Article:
Antonio’s in Maitland, the two-story Italian venue, has always offered two distinct dining experiences – a casual cafe and market on the ground floor and an upscale ristorante above.
It continues to offer separate experiences in today’s restrictive dining atmosphere. The cafe is promoting its takeout menu while the upstairs dining room is open to limited-capacity dining in.
The two almost act as separate businesses: visit the parent website and you’ll be asked to choose between the two venues. The cafe, available for takeout only, has an online ordering form but the upstairs restaurant does not. After looking over both menus, I really wanted to order my takeout from the upstairs restaurant, and I was delighted to learn when I called that that would be just fine and that my order could be taken over the phone.
I first visited Pio Pio Latin Cuisine on Semoran Boulevard in the middle of March and, as irony would have it, I ordered takeout thinking that I’d return in a week or two for an in-house visit. And we all know what happened next.
But seeing as I had a good takeout experience, I figured I might as well go ahead and tell you about it.
Food insecurity has been a local problem for a long time, and it’s getting worse as the pandemic rages on. Thousands of Central Floridians remain furloughed – many from jobs that were low-paying to begin with – and are struggling to pay bills, rent and buy food. To get a gut-punching idea of the situation, read Gabrielle Russon’s article in the Orlando Sentinel about a weekly food giveaway for people out of work with a line of cars that stretches two miles.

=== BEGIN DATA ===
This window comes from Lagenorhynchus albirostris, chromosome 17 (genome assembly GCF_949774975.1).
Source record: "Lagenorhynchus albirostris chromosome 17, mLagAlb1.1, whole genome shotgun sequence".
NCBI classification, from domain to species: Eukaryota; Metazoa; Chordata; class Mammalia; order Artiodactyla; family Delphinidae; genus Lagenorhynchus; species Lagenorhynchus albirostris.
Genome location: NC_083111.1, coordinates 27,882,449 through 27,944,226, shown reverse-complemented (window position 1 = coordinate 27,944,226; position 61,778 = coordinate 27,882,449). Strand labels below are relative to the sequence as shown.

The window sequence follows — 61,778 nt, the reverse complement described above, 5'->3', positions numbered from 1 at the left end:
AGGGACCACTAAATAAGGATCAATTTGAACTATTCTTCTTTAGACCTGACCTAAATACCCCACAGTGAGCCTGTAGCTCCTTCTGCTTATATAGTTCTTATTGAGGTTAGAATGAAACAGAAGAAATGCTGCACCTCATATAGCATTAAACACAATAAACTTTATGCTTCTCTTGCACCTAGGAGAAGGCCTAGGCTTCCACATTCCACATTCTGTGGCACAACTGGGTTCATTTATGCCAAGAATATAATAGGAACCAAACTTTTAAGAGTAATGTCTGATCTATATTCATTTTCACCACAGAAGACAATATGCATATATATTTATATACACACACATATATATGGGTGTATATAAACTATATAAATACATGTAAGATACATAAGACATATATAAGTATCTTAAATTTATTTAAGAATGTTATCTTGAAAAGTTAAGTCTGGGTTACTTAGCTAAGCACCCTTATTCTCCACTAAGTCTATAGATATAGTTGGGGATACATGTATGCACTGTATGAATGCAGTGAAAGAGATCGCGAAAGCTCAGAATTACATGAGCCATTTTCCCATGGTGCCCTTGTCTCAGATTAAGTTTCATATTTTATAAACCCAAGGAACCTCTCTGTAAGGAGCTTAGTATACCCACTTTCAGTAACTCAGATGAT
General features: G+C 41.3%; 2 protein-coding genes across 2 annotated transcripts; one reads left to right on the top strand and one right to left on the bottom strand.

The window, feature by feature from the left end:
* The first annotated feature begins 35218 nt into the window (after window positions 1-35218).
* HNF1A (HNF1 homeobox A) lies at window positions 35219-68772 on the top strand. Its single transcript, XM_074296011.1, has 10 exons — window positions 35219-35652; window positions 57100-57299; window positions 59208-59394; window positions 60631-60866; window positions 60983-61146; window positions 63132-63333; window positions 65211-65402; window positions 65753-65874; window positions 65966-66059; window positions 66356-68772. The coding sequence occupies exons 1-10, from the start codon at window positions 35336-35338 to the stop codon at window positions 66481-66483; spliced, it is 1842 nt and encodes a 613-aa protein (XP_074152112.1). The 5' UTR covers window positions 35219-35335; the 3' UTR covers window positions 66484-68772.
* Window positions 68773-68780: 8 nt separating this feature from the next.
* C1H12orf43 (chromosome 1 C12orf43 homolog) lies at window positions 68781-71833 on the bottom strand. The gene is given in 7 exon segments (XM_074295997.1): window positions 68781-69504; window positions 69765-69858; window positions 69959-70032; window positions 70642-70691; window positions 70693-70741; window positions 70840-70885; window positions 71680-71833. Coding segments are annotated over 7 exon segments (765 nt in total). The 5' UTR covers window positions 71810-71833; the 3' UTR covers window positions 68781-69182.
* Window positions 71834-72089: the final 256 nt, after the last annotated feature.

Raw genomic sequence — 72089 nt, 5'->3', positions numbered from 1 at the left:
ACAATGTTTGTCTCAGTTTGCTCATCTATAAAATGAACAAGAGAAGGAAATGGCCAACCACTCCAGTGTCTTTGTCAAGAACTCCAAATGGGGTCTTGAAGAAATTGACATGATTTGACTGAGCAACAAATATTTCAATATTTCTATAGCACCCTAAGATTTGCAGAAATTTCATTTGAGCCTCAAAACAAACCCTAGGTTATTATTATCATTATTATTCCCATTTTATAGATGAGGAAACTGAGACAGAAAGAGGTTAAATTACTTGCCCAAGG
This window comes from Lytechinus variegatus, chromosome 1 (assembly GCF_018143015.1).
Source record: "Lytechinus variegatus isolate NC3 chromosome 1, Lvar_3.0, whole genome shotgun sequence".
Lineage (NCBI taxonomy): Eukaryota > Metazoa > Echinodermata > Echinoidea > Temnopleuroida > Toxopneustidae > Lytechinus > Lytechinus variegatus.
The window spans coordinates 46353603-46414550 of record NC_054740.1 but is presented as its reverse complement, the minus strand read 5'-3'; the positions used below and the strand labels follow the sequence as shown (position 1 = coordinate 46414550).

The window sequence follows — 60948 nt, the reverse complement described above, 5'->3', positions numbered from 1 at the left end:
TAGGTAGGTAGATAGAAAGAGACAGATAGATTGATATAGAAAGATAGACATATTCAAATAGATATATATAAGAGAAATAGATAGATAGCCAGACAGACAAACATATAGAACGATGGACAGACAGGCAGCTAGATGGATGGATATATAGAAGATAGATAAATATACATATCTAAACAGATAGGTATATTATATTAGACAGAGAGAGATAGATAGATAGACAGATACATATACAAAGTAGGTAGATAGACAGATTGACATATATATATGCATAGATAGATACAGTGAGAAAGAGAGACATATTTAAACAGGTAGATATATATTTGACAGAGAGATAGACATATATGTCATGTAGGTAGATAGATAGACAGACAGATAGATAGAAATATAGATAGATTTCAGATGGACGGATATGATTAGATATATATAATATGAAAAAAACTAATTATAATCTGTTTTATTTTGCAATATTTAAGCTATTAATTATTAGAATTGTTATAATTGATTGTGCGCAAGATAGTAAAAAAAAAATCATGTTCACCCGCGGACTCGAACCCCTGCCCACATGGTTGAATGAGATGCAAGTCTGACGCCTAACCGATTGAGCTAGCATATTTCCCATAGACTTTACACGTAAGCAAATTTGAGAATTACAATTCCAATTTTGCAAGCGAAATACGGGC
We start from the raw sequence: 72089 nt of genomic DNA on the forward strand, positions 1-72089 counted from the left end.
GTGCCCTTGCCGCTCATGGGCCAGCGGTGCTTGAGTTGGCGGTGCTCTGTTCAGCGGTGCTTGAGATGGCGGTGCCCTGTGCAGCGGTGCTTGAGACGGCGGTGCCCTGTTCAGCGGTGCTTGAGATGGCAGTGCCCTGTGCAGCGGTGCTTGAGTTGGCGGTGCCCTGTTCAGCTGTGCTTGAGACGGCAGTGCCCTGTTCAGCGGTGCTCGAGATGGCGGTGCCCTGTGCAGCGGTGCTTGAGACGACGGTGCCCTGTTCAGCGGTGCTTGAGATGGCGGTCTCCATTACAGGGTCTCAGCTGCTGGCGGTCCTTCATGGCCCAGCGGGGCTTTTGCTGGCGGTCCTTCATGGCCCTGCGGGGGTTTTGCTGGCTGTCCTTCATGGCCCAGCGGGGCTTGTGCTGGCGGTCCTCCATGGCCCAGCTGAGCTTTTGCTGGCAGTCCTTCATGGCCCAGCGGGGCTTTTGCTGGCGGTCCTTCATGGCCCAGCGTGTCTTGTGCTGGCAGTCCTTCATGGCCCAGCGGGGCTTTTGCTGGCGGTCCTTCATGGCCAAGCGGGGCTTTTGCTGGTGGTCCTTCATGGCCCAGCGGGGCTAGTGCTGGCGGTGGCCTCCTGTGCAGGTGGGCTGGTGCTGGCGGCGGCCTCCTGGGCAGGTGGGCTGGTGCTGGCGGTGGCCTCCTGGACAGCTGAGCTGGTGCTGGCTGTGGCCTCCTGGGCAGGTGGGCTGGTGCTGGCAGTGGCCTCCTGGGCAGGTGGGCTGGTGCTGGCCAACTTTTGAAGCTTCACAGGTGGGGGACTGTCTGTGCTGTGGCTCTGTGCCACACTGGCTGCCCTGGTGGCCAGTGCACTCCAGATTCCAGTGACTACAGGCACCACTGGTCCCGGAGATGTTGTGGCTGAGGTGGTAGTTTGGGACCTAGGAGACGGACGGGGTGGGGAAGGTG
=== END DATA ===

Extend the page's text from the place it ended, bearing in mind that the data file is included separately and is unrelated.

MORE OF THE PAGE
Breadlines have become motorized. And instead of the haggard faces of downtrodden men seen in Depression-era photographs, these lines are occupied by your neighbors.
Second Harvest Food Bank of Central Florida, which has been fighting the hunger fight for years, notes that the area is expecting a 49 percent increase in the number of people who will face food insecurity this year. One in six Central Floridians.
So Second Harvest has launched a monthlong campaign to Stock the Shelves as part of a national initiative called Hunger Action Month. The organization is encouraging those of us fortunate to have enough to take action to help others. This may include donating 30 nonperishable food items – one for every day of September; donating $30 for 30 days of hunger (or more if you’re able); donating half of your buy-one-get-one food purchase; or signing up to volunteer – those two-mile-long food lines don’t staff themselves.
Many of the ingredients may be found in your favorite grocery store, but you may need to go to an Indian specialty store, such as Spice House in Longwood, for the curry leaves. (They keep the curry leaves behind the checkout counter, for some reason.)
Watch the video then click Read More to read Pulapaka’s recipe. And make the naan, too, it really adds to the enjoyment.